As Spotify pivots its podcast strategy to favor creator-led content and move away from total platform exclusivity, the audio giant is collaborating with Patreon to bring subscriber podcasts directly onto the streaming service.
Beginning Wednesday, Patreon users can stream their subscriber-exclusive shows on Spotify. In turn, listeners can sync up their Patreon accounts to their Spotify accounts, providing a streamlined app to listen to all of their podcast (and music) content.
By working with Spotify, Patreon creators may more easily be able to reach listeners and avoid sharing links to private RSS (Really Simple Syndication) feeds. Private RSS feeds give select subscribers real-time updates when a subscriber-only episode is uploaded, compared to the regular public RSS feeds that automatically populate whenever a creator uploads a wide-release episode. The problem with these feeds, though, is that they can easily be distributed to other non-paying listeners and don’t offer many protections for creators’ supposedly paywalled work.
Though Patreon typically takes a 5 to 12 percent cut of their creators’ subscription revenue, Spotify will notably not be taking a cut from the synced Patreon shows, nor will Spotify serve ads on the participating shows, according to a Spotify spokesperson.
“The API [Application Programming Interface] really allows podcasters who offer paid subscriptions to their shows through third-party platforms to extend access to those subscriptions on Spotify,” the spokesperson told Passionfruit.
Patreon Needs a Rebound, and Spotify Wants Creators
For Patreon, linking up with Spotify could help foster some goodwill among creators to keep them on the platform after recent missteps, including two separate payment issues that were causing some creators to lose access to their funds and some fans to have their Patreon payments getting flagged as fraudulent. (The company said both issues had been resolved as of last week.)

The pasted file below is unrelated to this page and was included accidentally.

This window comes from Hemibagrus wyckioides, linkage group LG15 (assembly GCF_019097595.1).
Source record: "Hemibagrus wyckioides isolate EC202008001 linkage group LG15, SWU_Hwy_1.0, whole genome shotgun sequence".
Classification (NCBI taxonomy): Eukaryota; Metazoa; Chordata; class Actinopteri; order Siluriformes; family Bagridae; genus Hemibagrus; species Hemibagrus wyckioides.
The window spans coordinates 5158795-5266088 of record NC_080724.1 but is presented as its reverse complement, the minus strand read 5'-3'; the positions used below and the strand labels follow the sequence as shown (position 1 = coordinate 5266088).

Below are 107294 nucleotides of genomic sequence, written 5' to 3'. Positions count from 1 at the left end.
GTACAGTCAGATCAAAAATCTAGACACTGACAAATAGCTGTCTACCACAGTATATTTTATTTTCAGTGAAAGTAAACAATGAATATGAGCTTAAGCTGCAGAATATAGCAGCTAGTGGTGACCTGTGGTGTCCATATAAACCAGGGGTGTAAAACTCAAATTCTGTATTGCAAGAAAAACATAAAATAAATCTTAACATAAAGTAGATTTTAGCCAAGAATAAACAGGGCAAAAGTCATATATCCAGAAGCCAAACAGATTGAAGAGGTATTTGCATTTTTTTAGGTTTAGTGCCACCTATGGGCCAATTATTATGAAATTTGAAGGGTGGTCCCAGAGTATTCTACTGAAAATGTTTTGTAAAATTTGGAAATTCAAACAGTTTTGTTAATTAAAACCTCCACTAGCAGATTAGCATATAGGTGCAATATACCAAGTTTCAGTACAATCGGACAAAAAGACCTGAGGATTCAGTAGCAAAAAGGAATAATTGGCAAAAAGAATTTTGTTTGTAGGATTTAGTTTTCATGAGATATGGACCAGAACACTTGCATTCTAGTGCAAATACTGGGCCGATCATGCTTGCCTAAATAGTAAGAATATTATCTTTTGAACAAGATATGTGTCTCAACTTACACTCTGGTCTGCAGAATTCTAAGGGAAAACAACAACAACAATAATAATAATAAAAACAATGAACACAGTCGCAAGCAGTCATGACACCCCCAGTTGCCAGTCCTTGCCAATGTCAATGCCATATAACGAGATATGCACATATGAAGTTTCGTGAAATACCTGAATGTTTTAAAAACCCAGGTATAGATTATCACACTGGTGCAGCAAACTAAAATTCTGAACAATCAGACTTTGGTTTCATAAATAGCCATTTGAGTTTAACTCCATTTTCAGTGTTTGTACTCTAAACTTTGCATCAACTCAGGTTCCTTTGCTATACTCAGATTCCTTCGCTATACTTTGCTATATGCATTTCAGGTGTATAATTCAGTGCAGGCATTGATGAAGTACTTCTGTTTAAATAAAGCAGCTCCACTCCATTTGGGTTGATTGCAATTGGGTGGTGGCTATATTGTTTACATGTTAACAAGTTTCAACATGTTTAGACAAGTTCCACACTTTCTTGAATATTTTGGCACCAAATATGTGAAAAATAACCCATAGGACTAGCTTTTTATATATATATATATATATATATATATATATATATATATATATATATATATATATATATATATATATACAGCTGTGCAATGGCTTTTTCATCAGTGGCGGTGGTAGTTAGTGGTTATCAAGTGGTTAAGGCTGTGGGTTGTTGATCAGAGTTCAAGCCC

Growth has also stalled on Patreon, with the total number of creators on the platform growing by 2.7 percent over the past year compared to the roughly 8.9 percent growth seen during a similar time frame between 2021 and 2022, according to the Patreon analytics tracker Graphtreon. In theory, making it easier for subscribers to access paywalled content could encourage more fans to subscribe to podcasts and boost subscription revenue for the creator-centric platform.
It also could help Spotify circumvent paying creators via licensing deals to upload their shows onto the platform while simultaneously garnering more goodwill with creators—especially at a time when indie music artists may struggle to make a living from streaming alone on platforms like Spotify.
Spotify’s Changing Podcast Strategy
For Spotify, the partnership with Patreon is the latest step in the audio giant’s major podcast correction. After years of flashy, expensive deals with big-name talent—such as the Obamas and the Sussexes—that haven’t necessarily resulted in the returns the company was hoping for.
Paired with podcast market fluctuations that have resulted in layoffs, show cancellations, and studio shutdowns, Spotify has increasingly focused on creators with known track records on other platforms, such as TikTok’s Drew Afualo and YouTube’s Markiplier and Emma Chamberlain, to create content, draw in younger audiences, and, of course, bring in ad revenue for the company.
And as Spotify pursues more of a YouTube model with its podcasts, bringing in video and Q&A functionality to popular shows like “Call Her Daddy” and Chamberlain’s “Anything Goes,” the Patreon deal could be an opportunity for Spotify to test the waters for interest in subscription content from creators as it explores different monetization options for its podcasts outside of just advertising.
If it’s a success, Spotify could very well be eating Patreon’s lunch.
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